Indian Markets Appear Expensive, Warns Andrew Holland
On Thank God It’s Friday, we spoke to Andrew Holland of Ambit Investment Advisory.
This week on our new series ‘Thank God It’s Friday’, we spoke to Andrew Holland, chief executive officer at Ambit Investment Advisory on his views on the markets, the upcoming monetary policy in August, how a potential rate hike in the U.S. will affect India.
How a Fed Rate Hike Will Impact India
With the U.S. Federal Reserve and Bank of Japan meetings behind us, what do you think will drive Indian markets going forward? How would you be positioned on India when the Fed finally hikes rates? And what would it mean for foreign portfolio outflows? Would you buy into any volatility or correction?
India’s valuations, at 19 times one-year forward PE, are stretched. All global markets have been rising because of easy liquidity. The Bank of Japan announced a stimulus package today. Next week we should see some fiscal measures, which I think are more important. Fiscal measures are more important to get GDP growth globally moving.
I am not sure that the Fed will increase rates this year. I still think that Europe is going through a slow time. Everyone’s saying that if Europe slows down, it doesn’t effect U.S., it doesn’t effect China. These are the biggest trading blocks in the world. I can’t believe it won’t have an impact. So I suspect that the Fed will be cautious. We have some good data. So it will be a little less dovish now. That’s not to say that it will raise rates very quickly. I think it could be next year.
Twenty three companies, which form 63 percent of the Nifty’s market capitalisation, have announced results. From the way this earnings season has panned out so far, do you think your Sensex FY17EPS estimate of Rs 1,550 will be met?
Last quarter, we got a little optimistic about how the markets moved. The analyst community went out and said we are going to see 15-20 percent earnings growth for the year. We have always been at 5-10 percent.
If the monsoons are what it seems to be, although it’s getting a little bit patchier, then you may see an upgrade in earnings between 10-15 percent. That’s why we have said valuations fundamentally are a bit stretched and that’s because liquidity has pushed the markets higher than where they should be at the moment. The earnings season so far has not been great. It’s been quite disappointing actually.
Will Rajan Cut Rates in August Policy?
In about 10 days from now, we have the Reserve Bank of India’s monetary policy meeting. Do you think Governor Rajan will deliver a rate cut before his exit? What’s your stand on interest rates in India?
Even before Raghuram Rajan was leaving, India had the potential to reduce interest rates by another 50 basis points. Given where bond yields are, and where the markets are globally, I think that’s definitely on the cards. Will he do it during his tenure or wait for the next RBI governor, I don’t know. We will wait for him to take that call himself. But he can do a 25-50 basis point cut.
Worst Over For Commodities?
Do you believe the commodity cycle has bottomed out? Is the worst over for crude oil and metals?
I am not convinced that the cycle has started to pick up. All we have seen over the past year is GDP forecast coming down drastically across the world. More recently, oil prices have started to contract again. So that tells me that maybe the global economy is still suffering and liquidity is helping. Negative rates and GDP growth don’t seem to go hand-in-hand. With it, metals and oil could be under pressure going forward. Interestingly though, a few weeks ago, China was supposed to be taking action over its steel capacity because they have overcapacity. All of a sudden, they increased import duties on steel. Maybe we’ll see some dumping again in the future.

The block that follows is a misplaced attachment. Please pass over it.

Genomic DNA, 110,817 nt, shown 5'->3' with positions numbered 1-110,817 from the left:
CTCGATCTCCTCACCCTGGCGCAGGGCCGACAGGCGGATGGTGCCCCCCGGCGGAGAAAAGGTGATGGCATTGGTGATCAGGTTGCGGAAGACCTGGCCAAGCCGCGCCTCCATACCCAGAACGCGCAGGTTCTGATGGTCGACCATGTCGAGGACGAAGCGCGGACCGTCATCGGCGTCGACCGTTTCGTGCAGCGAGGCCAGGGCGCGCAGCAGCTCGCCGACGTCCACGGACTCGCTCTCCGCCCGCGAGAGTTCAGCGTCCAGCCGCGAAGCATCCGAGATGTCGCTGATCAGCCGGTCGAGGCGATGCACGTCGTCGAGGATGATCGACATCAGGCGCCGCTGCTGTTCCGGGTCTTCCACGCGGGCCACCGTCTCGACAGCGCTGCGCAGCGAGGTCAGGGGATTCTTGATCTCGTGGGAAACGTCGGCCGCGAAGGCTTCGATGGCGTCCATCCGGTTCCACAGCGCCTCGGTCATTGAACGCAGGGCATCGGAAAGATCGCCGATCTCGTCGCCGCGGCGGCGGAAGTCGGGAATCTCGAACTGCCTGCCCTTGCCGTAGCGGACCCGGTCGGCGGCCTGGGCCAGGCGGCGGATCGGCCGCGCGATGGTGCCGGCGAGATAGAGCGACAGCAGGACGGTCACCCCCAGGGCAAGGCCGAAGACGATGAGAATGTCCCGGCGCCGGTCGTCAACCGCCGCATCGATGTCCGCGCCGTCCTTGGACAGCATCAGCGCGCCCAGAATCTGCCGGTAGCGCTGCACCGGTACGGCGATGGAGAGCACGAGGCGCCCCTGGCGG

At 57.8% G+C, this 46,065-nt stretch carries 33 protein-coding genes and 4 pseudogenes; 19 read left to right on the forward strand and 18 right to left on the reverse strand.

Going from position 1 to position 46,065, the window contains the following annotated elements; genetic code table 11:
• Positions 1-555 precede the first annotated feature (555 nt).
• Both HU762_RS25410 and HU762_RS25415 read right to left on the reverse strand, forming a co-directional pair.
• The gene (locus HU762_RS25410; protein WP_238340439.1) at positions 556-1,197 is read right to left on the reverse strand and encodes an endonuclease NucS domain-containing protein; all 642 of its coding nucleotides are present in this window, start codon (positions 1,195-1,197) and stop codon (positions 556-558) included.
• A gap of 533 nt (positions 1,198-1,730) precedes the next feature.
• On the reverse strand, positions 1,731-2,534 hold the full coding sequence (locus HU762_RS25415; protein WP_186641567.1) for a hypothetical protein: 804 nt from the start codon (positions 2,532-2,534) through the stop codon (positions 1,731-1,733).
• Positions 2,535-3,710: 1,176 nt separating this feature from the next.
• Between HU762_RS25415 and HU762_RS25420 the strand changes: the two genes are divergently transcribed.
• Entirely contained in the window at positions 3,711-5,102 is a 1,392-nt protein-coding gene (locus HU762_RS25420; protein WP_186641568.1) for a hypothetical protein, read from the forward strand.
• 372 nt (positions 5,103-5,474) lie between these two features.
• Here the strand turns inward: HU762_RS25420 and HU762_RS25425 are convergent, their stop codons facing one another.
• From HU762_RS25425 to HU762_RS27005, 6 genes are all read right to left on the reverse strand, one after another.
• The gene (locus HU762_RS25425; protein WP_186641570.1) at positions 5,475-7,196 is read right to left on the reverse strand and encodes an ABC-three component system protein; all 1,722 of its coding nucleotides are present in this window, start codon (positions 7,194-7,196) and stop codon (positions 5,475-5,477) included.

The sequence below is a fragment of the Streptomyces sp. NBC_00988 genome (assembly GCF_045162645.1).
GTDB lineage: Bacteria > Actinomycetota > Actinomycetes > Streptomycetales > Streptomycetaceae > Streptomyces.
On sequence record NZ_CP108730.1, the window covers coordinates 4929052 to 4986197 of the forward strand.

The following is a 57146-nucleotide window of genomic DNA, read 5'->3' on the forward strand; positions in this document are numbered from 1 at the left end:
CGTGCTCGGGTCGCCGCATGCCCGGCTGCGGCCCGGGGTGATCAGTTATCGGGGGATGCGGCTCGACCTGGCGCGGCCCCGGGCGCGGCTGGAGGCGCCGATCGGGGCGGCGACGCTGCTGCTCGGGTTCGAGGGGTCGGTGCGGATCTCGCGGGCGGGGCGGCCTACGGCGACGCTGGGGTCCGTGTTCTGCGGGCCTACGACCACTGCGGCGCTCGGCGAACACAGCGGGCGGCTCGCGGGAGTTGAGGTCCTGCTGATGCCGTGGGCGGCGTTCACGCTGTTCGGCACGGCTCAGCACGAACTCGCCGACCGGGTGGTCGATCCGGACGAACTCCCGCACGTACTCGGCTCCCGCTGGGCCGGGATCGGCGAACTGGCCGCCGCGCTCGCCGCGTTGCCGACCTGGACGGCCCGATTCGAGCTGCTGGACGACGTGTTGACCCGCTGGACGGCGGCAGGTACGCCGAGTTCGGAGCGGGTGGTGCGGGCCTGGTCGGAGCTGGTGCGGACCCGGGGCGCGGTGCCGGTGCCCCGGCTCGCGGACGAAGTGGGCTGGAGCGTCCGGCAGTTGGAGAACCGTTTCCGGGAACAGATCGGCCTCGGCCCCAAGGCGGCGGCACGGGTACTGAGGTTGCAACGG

Bullish on Pharma?
Which sectors do you find attractive now? Any pockets where you are seeing value currently?
That’s one of the hardest things at the moment. At 19 times forward price-to-earnings, it’s hard to see value. Where we did find value a month-and-a-half ago was in the pharma sector after U.S. FDA notices on pharmaceutical companies across India. So we started to buy into the sector because we saw value there, and that’s really paid off well.
Cautious on IT Sector?
What’s your stand on the information technology space after first quarter earnings, given that management commentary suggested caution following the Brexit vote?
About two years ago, our view on the IT sector was that the decade of growth which the sector has enjoyed was over, and it’s going to become more competitive going forward. That’s exactly what we have seen. We have seen a lot of changes in managements as companies cope with the new environment. Obviously with new, disruptive technology coming in, it’s going to become more and more difficult. So for the sector as a whole, would you pay 15-16 times for slowing growth? It’s probably more commodity, utility type ratings that you should be looking at. So we have no reason to be in the IT sector at the moment. In particular, ahead of the US elections where I am sure there will be a lot of rhetoric around visas and people being able to come into U.S. So that would be a negative for the sector in the very short term.
What would change my mind and make me a little more excited, apart from valuations coming down, would be the amount of cash they gave to the shareholders through dividends or buybacks. That would probably make me look at the sector a bit more. At the moment, I would just avoid it.
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